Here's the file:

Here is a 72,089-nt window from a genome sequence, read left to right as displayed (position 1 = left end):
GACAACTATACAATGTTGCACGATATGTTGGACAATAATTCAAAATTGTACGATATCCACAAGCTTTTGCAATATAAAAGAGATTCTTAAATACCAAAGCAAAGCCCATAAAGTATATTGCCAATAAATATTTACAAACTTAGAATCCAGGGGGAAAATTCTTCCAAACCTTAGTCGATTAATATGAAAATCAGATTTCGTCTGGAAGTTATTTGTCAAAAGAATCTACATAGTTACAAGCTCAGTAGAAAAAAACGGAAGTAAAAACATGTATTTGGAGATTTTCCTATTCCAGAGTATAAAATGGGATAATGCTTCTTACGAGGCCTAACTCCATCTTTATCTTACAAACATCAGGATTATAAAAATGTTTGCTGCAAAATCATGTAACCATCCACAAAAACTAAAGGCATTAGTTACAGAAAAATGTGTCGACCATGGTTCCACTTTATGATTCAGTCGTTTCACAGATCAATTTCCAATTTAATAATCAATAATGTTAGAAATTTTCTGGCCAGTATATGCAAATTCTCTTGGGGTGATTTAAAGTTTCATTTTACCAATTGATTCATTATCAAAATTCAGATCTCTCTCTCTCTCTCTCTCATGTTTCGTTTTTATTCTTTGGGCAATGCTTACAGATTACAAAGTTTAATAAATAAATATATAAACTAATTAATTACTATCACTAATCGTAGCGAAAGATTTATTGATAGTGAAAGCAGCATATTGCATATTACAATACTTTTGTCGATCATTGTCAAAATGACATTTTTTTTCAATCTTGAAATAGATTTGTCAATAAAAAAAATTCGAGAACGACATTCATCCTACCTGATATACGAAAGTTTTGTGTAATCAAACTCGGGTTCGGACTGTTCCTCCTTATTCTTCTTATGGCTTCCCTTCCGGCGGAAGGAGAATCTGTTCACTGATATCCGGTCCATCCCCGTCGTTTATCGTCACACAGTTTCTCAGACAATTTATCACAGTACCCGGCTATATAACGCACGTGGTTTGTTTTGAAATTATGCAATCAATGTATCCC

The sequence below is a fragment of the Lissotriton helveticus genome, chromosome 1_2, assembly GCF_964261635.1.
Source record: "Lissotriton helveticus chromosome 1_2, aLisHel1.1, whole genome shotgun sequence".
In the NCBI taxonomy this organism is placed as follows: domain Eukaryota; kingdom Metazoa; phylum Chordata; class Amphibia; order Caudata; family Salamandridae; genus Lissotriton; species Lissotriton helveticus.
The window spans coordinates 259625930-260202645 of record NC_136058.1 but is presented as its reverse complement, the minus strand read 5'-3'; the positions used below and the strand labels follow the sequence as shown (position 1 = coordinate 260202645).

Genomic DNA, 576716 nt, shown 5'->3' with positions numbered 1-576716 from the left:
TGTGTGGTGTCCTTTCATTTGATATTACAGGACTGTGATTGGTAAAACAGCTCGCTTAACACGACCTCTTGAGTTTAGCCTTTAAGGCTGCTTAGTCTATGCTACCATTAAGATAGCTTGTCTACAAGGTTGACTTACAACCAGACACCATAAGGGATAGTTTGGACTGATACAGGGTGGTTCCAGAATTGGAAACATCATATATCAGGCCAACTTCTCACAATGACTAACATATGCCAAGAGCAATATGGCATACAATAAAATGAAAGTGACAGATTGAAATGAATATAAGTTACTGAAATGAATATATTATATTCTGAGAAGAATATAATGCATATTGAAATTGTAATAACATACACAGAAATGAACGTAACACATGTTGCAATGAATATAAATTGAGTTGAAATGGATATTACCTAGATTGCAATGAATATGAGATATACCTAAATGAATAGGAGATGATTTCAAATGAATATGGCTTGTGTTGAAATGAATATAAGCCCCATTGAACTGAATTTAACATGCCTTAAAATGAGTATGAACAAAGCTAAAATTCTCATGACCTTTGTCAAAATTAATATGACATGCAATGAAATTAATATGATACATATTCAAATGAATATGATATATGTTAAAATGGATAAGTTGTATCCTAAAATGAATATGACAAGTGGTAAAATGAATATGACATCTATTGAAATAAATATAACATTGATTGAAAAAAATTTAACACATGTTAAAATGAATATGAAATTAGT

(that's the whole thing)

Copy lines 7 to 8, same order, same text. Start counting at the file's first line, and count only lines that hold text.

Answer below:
Genomic DNA, 576716 nt, shown 5'->3' with positions numbered 1-576716 from the left:
TGTGTGGTGTCCTTTCATTTGATATTACAGGACTGTGATTGGTAAAACAGCTCGCTTAACACGACCTCTTGAGTTTAGCCTTTAAGGCTGCTTAGTCTATGCTACCATTAAGATAGCTTGTCTACAAGGTTGACTTACAACCAGACACCATAAGGGATAGTTTGGACTGATACAGGGTGGTTCCAGAATTGGAAACATCATATATCAGGCCAACTTCTCACAATGACTAACATATGCCAAGAGCAATATGGCATACAATAAAATGAAAGTGACAGATTGAAATGAATATAAGTTACTGAAATGAATATATTATATTCTGAGAAGAATATAATGCATATTGAAATTGTAATAACATACACAGAAATGAACGTAACACATGTTGCAATGAATATAAATTGAGTTGAAATGGATATTACCTAGATTGCAATGAATATGAGATATACCTAAATGAATAGGAGATGATTTCAAATGAATATGGCTTGTGTTGAAATGAATATAAGCCCCATTGAACTGAATTTAACATGCCTTAAAATGAGTATGAACAAAGCTAAAATTCTCATGACCTTTGTCAAAATTAATATGACATGCAATGAAATTAATATGATACATATTCAAATGAATATGATATATGTTAAAATGGATAAGTTGTATCCTAAAATGAATATGACAAGTGGTAAAATGAATATGACATCTATTGAAATAAATATAACATTGATTGAAAAAAATTTAACACATGTTAAAATGAATATGAAATTAGT